Neuroimaging studies suggest that auditory hallucinations (AHs) of speech arise, at least in part, from activation of brain areas underlying speech perception. One-hertz repetitive transcranial magnetic stimulation (rTMS) produces sustained reductions in cortical activation. Recent results of 4-day administration of 1-Hz rTMS to left temporoparietal cortex were superior to those of sham stimulation in reducing AHs. We sought to determine if a more extended trial of rTMS could significantly reduce AHs that were resistant to antipsychotic medication.
Twenty-four patients with schizophrenia or schizoaffective disorder and medication-resistant AHs were randomly allocated to receive rTMS or sham stimulation for 9 days at 90% of motor threshold. Patients receiving sham stimulation were subsequently offered an open-label trial of rTMS. Neuropsychological assessments were administered at baseline and during and following each arm of the trial.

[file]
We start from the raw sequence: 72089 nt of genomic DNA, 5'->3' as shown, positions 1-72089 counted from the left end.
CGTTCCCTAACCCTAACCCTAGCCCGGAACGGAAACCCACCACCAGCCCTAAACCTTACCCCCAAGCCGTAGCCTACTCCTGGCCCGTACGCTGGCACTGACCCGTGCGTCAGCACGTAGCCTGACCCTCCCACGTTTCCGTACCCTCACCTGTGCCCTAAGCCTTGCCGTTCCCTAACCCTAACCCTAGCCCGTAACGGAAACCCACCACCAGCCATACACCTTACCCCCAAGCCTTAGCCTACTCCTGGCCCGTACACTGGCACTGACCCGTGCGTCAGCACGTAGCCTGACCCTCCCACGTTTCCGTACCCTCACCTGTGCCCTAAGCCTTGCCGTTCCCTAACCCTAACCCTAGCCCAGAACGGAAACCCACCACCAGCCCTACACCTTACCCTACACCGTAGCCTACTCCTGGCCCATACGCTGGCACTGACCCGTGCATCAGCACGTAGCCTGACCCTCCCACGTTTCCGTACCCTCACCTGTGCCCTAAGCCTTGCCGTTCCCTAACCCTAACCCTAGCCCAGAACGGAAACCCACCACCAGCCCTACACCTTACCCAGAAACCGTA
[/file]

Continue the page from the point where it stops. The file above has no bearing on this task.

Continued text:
Auditory hallucinations were robustly improved with rTMS relative to sham stimulation. Frequency and attentional salience were the 2 aspects of hallucinatory experience that showed greatest improvement. Duration of putative treatment effects ranged widely, with 52% of patients maintaining improvement for at least 15 weeks. Repetitive transcranial magnetic stimulation was well tolerated, without evidence of neuropsychological impairment.
These data suggest that the mechanism of AHs involves activation of the left temporoparietal cortex. One-hertz rTMS deserves additional study as a possible treatment for this syndrome.